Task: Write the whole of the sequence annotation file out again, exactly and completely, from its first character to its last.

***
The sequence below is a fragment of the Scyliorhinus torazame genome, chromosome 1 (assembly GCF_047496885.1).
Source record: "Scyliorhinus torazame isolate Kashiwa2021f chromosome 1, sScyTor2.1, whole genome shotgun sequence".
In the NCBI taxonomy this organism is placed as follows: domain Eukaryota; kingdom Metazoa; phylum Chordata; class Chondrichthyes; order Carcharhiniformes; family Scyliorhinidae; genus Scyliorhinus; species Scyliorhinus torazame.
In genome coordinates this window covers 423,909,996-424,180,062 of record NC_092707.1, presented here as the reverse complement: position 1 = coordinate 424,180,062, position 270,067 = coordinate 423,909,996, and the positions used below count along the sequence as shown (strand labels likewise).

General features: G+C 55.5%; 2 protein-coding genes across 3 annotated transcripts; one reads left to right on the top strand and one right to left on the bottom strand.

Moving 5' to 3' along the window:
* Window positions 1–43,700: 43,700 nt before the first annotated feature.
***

The sequence below is a fragment of the Scyliorhinus torazame genome, chromosome 1 (assembly GCF_047496885.1).
Source record: "Scyliorhinus torazame isolate Kashiwa2021f chromosome 1, sScyTor2.1, whole genome shotgun sequence".
In the NCBI taxonomy this organism is placed as follows: domain Eukaryota; kingdom Metazoa; phylum Chordata; class Chondrichthyes; order Carcharhiniformes; family Scyliorhinidae; genus Scyliorhinus; species Scyliorhinus torazame.
In genome coordinates this window covers 423,909,996-424,180,062 of record NC_092707.1, presented here as the reverse complement: position 1 = coordinate 424,180,062, position 270,067 = coordinate 423,909,996, and the positions used below count along the sequence as shown (strand labels likewise).

General features: G+C 55.5%; 2 protein-coding genes across 3 annotated transcripts; one reads left to right on the top strand and one right to left on the bottom strand.

Moving 5' to 3' along the window:
* Window positions 1–43,700: 43,700 nt before the first annotated feature.